First off, a limerick in honour of the late Robert Fuest, here. More on this unsung genius soon.
Off to Paris in again in April, staying in Montmartre, so watched FRENCH CANCAN, Renoir’s Technicolor fictionalisation of the founding of the Moulin Rouge, which doubles as an exploration of showbiz life in general.
Jean Gabin stars, getting back in touch with his song-and-dance-man roots, and he’s joined by the magnificently feral Maria Felix and Francoise Arnoul, she of the surprising nose and infectious glee — she dances like she’s having the maddest good time of her life, which she probably is.
Renoir is achieving several difficult things at once here, while making it all look effortless like a good dancer. First, he’s stringing us along for the first half with what appears to be nothing but froth. Charm is probably genetic, or at any rate I don’t know where it comes from, but I’m pretty sure Michael Bay couldn’t achieve it by hard work. At any rate, as a kind of musical, the movie relies less on dramatic tension (that supposedly essential ingredient) and more on a stimulating array of sets, costumes, girls, amusing characters, music, light-hearted historical observation, girls, and mildly amusing but never riotous comedy bits.
Then the tone shifts slightly to admit true love — an exotic prince is in love with Arnoul, who is shacked up with Gabin and also pursued by her former fiance. The prince’s feelings are far more serious and sincere and painful than any of the troupers’ — showbiz is a dangerous place for such as he. The defusing of this emotional timebomb allows the comedy to proceed , but something has happened. It’s a very bright, non-judgmental film, and the dancers and entrepreneurs, for all their jealousy and squabbling, are non-judgmental people. Those outside their world are prone to more serious emotional attachments, and Arnoul needs to decide what kind of person she is. The theme is made explicit in Gabin’s decreed-by-contract outburst (he had to explode once per movie, the fans expected it — his one is comparatively mild) where he draws the line between entertainment and everyday life.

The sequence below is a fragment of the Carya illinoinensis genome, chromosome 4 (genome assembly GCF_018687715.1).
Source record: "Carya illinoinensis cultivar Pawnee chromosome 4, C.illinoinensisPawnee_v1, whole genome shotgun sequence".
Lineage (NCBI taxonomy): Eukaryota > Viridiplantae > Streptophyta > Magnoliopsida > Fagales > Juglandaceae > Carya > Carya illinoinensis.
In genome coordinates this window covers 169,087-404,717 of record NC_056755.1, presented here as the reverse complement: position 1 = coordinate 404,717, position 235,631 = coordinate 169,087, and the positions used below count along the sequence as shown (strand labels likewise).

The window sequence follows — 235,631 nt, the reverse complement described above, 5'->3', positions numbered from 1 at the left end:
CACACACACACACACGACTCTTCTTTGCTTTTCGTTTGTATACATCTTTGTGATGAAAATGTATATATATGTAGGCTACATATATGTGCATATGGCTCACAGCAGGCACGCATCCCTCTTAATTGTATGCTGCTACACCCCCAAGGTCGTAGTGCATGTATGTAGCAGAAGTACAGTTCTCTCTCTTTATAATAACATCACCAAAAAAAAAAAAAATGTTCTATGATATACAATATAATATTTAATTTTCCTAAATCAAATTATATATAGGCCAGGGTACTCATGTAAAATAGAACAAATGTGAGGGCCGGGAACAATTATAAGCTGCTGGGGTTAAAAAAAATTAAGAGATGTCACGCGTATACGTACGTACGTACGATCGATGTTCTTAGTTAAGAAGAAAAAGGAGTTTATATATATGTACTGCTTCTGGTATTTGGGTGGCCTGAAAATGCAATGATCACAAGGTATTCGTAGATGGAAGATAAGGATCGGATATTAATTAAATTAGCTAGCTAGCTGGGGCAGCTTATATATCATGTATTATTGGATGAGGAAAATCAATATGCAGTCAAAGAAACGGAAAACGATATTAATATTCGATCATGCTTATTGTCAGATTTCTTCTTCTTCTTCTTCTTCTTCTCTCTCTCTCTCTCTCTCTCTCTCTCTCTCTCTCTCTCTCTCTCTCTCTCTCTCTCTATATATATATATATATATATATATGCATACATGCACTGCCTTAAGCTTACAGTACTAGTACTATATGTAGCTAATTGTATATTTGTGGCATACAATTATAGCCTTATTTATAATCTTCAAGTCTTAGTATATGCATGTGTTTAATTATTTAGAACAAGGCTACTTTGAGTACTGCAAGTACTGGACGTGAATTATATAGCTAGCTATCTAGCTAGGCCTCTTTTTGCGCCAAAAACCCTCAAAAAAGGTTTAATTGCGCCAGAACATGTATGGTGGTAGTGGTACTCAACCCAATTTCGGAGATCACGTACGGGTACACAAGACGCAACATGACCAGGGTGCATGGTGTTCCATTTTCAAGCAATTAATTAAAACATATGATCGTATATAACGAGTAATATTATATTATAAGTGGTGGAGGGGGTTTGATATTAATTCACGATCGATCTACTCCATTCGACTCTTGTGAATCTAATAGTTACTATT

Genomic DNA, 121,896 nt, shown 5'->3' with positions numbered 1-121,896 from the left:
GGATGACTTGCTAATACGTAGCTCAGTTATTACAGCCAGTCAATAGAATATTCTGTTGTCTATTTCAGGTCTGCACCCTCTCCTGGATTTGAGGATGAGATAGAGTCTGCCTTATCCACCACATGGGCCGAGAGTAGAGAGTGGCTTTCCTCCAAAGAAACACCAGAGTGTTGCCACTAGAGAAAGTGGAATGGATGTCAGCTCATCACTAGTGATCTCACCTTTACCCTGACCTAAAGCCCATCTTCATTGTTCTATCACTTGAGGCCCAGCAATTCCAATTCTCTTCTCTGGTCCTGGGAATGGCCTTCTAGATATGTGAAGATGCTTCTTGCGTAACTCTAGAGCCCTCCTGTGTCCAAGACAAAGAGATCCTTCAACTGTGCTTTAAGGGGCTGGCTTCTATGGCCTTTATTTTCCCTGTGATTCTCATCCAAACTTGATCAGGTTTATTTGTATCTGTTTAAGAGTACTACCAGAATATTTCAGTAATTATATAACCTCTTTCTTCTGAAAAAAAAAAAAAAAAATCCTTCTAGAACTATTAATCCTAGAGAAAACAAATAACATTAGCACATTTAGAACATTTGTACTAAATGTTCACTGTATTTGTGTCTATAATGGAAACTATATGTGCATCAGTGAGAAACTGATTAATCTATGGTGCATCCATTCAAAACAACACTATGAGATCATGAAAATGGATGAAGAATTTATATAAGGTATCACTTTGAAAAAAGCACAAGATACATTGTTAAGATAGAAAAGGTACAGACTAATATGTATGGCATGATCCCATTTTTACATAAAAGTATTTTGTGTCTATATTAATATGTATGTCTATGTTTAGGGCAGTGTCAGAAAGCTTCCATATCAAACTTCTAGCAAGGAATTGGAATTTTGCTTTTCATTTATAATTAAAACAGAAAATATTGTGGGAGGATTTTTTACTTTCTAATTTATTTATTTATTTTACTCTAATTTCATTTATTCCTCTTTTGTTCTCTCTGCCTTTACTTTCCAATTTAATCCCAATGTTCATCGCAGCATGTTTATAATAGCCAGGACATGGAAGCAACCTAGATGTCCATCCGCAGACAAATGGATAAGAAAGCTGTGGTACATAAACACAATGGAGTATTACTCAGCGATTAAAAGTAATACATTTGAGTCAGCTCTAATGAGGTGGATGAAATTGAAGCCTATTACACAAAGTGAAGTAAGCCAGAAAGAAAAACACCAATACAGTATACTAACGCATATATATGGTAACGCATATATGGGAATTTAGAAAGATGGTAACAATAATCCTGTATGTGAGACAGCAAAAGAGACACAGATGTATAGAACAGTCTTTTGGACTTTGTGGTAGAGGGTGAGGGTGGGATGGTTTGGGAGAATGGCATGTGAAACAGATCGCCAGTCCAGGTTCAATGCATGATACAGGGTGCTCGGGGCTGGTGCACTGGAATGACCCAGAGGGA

And then comes the dance —
Spoiler alert — this is the ending —
The cancan itself is spectacular, Renoir’s presentation of it showing how a director can be restrained and placid in shooting and cutting style and still deliver exuberant, exhilarating excitement. It’s the sequence of closeups of audience members that moved me most, and most strangely — these are curtain calls for all the bit-players and leads in the film, and also a kind of farewell to an era, and also something else — a celebration of the audience’s role in the entertainment, and therefor a warm tip of the hat to us, watching on a TV or computer sixty years after Renoir made the film, a hundred and twenty seven years after the events depicted in the film failed to happen in as elegant and colourful a manner in reality.
Francoise and her camouflaged dress — she’s finally being absorbed into the theatre.
And the other thing Renoir achieves is the creation a vibrant, convincing world built in the studio — it’s not just the beautiful production design of Max Douy (previously praised for the vivacious MARGUERITE DE LA NUIT), which is magnificently detailed and as quirky as the real world while still allowing musical-comedy stylisation to play its role. It’s also the performances, from the stars down to the smallest bit players, all of whom are engaged in their business with recognizable human attitudes. It’s a sublime illustration the principle underlying Renoir’s advice, “When filming on a set, always leave one door open, because through that door, reality will come.”
Speaking of detail, I particularly like the plaster head in a bucket at the back of this shot.
The BFI DVD and Blu-ray can be bought —